Construction is one of the most hazardous industries for workers. When a construction accident results in death, it can cause tremendous pain and financial hardship for family members left behind. Surviving family members may be eligible for death benefits under workers’ compensation. If the actions of a negligent party contributed to a loved one’s death, survivors may also be entitled to file a wrongful death claim for damages.
The Occupational Safety and Health Administration (OSHA) lists falls among the top dangers for construction workers. When falls happen from significant heights, like rooftops, serious injuries can occur. Rooftop falls can happen for a variety of reasons, ranging from inadequate scaffolding to just plain negligence. New York offers injured workers a range of options for seeking compensation. If you or a loved one suffered a rooftop accident while on the job, you can apply for workers’ compensation benefits. Alternatively, you can pursue damages through an injury claim or lawsuit.
Utility workers are truly the unsung heroes of New York: they go to work every day and make sure the city keeps running. In addition, they work in one of the most dangerous industries in the country – year after year, utility line work is one of the top 10 most dangerous professions in America.
When a tragic accident does occur, utility workers in New York have options available to them, but an experienced NY workplace injury lawyer is often necessary to make sure utility workers and their families are protected.
When people think of dangerous jobs, they might think of being a fireman, being a logger, or being a crab fisherman. And yet, construction workers are probably the most at-risk professionals in New York from day to day – including the painters who come in after much of the construction is complete. When a serious accident does occur, painters are covered by workers’ compensation just like other employees, although in some cases, a civil lawsuit for additional compensation might also be appropriate.
New York’s Bravest! When the rest of us run from a fire or disaster, firefighters lead the charge into buildings to save lives and contain the fire damage. Firefighting is one of the most dangerous non-military jobs around.
Many people use elevators every single day, especially in New York, where going to work in a high-rise would otherwise leave us winded and exhausted. Our lawyers and staff at WRSH usually hop on the elevator at the Graybar Building to get to our office, rather than trotting up and down the stairs.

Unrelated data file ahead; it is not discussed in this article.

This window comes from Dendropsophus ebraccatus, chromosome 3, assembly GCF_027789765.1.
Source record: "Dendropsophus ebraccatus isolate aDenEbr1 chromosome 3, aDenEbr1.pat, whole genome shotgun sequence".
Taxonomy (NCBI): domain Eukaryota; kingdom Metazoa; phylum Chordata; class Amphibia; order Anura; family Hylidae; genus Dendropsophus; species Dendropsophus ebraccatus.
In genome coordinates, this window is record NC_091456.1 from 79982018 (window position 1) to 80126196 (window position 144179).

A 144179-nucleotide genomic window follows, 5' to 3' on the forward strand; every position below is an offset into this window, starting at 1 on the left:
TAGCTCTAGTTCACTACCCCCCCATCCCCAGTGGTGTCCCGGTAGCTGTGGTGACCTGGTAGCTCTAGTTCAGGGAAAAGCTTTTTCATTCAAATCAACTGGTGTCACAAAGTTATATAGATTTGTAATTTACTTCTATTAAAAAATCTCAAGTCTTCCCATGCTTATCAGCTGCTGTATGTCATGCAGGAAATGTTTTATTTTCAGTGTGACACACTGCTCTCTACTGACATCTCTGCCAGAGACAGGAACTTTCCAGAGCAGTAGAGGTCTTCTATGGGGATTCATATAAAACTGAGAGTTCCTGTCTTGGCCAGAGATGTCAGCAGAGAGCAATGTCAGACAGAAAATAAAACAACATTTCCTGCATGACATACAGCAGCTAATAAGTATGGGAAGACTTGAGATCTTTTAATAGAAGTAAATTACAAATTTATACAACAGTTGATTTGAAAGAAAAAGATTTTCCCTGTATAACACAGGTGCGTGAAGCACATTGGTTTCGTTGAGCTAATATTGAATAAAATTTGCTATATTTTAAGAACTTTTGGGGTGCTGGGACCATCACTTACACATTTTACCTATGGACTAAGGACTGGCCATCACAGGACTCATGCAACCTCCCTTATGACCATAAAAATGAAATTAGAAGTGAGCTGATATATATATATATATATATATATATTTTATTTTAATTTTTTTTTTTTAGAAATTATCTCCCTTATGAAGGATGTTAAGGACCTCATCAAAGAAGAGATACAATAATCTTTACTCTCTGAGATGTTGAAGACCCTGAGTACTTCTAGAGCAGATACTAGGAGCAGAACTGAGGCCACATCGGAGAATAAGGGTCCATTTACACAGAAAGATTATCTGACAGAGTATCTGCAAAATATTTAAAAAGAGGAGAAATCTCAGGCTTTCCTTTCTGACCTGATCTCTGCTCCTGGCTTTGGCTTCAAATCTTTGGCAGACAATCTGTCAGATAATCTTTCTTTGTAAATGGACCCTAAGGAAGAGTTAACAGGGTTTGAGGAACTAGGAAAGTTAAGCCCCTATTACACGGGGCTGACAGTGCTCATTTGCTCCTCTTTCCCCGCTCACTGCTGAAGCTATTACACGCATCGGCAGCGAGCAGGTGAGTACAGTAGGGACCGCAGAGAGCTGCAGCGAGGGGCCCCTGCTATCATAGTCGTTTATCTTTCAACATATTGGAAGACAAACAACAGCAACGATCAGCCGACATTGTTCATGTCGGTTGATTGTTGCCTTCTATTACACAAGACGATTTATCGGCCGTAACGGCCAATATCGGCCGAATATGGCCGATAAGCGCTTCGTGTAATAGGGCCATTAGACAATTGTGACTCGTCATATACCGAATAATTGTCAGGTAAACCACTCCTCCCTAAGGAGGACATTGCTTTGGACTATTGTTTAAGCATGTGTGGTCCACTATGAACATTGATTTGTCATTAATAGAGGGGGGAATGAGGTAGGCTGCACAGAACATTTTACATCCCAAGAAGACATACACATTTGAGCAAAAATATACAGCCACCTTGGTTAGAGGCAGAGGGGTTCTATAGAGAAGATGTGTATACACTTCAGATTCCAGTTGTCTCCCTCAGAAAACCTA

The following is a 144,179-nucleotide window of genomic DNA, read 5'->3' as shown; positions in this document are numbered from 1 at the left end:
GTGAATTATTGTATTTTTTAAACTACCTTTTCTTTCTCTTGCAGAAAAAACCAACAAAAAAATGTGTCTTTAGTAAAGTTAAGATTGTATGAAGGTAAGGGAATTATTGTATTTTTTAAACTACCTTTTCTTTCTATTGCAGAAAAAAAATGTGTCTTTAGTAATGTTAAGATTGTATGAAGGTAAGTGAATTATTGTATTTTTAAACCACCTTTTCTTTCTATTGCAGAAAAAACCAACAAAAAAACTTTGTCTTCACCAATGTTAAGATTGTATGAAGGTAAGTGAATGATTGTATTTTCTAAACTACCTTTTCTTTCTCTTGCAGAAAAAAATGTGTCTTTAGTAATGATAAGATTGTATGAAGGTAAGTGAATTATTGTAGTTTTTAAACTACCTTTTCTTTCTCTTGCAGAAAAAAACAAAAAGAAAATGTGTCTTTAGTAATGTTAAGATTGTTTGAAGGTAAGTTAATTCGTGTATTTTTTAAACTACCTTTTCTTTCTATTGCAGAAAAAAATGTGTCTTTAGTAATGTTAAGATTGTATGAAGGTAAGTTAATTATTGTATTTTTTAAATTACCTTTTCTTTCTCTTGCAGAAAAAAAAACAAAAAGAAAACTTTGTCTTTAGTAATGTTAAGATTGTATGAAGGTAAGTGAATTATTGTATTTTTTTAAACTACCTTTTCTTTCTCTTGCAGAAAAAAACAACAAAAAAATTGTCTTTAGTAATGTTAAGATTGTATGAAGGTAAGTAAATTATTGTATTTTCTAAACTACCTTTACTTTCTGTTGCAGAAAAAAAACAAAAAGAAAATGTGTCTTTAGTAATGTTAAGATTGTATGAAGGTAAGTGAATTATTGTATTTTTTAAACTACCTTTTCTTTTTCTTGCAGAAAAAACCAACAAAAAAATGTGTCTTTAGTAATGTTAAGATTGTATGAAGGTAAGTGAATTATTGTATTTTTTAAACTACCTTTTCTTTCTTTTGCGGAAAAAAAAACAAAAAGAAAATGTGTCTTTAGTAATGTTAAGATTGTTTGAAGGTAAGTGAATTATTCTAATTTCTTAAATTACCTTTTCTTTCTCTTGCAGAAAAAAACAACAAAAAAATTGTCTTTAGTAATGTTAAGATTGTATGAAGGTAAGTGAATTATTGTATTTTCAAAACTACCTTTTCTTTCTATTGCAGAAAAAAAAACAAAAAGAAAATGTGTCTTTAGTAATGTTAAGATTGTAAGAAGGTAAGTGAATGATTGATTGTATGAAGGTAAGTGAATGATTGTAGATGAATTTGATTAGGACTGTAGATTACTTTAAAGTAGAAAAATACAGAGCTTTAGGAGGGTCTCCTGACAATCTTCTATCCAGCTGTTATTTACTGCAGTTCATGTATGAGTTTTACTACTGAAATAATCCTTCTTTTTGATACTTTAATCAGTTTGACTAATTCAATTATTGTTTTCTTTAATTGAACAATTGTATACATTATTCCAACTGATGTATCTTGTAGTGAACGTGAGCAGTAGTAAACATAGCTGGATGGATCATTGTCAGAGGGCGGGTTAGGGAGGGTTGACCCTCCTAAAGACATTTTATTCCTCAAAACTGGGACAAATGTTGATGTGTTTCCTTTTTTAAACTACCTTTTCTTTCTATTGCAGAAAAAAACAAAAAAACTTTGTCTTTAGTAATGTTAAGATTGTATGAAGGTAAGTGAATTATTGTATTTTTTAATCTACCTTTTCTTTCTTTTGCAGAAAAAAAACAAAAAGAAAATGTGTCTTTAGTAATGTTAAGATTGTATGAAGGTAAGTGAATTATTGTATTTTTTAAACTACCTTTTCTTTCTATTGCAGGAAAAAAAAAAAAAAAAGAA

We all trust that when we step onto an elevator, it will be there, properly aligned; take us up or down at a reasonable speed; and stop correctly for us to get off again. In other words, that it will work.
What would New York City be without the towering skyscrapers that dominate so much of the city’s skyline? And how much duller would those architectural achievements look if their windows didn’t shine brightly throughout the day? High-rise window washers keep those windows clean and clear for people inside to look out and for others to see the beauty of the city shining off their glass. But this work presents very real dangers, both for the window washers who brave such terrifying heights and for pedestrians below.
Forklifts are the workhorses of the warehouse, moving pallets and heavy loads quickly and effectively, and they’re a normal part of work every day for most warehouse workers. But as the saying goes, “familiarity breeds contempt.” It also leads to recklessness and a lack of appreciation for just how dangerous forklifts can be. Warehouse and business owners in New York need to make sure they institute policies to keep their workers safe, and that everyone in the warehouse is doing his or her part to avoid serious accidents.
When we think about dangerous jobs, most of us probably think about police officers and firefighters. Outside of emergency workers and the military, however, some of the workers most at risk of suffering injury in New York are roofers.
While it may not be as dangerous as working in the logging industry or as a commercial fisher, construction is still among the most dangerous jobs a person can have in the United States. Roofers, in particular, account for a high number of fatal work injuries.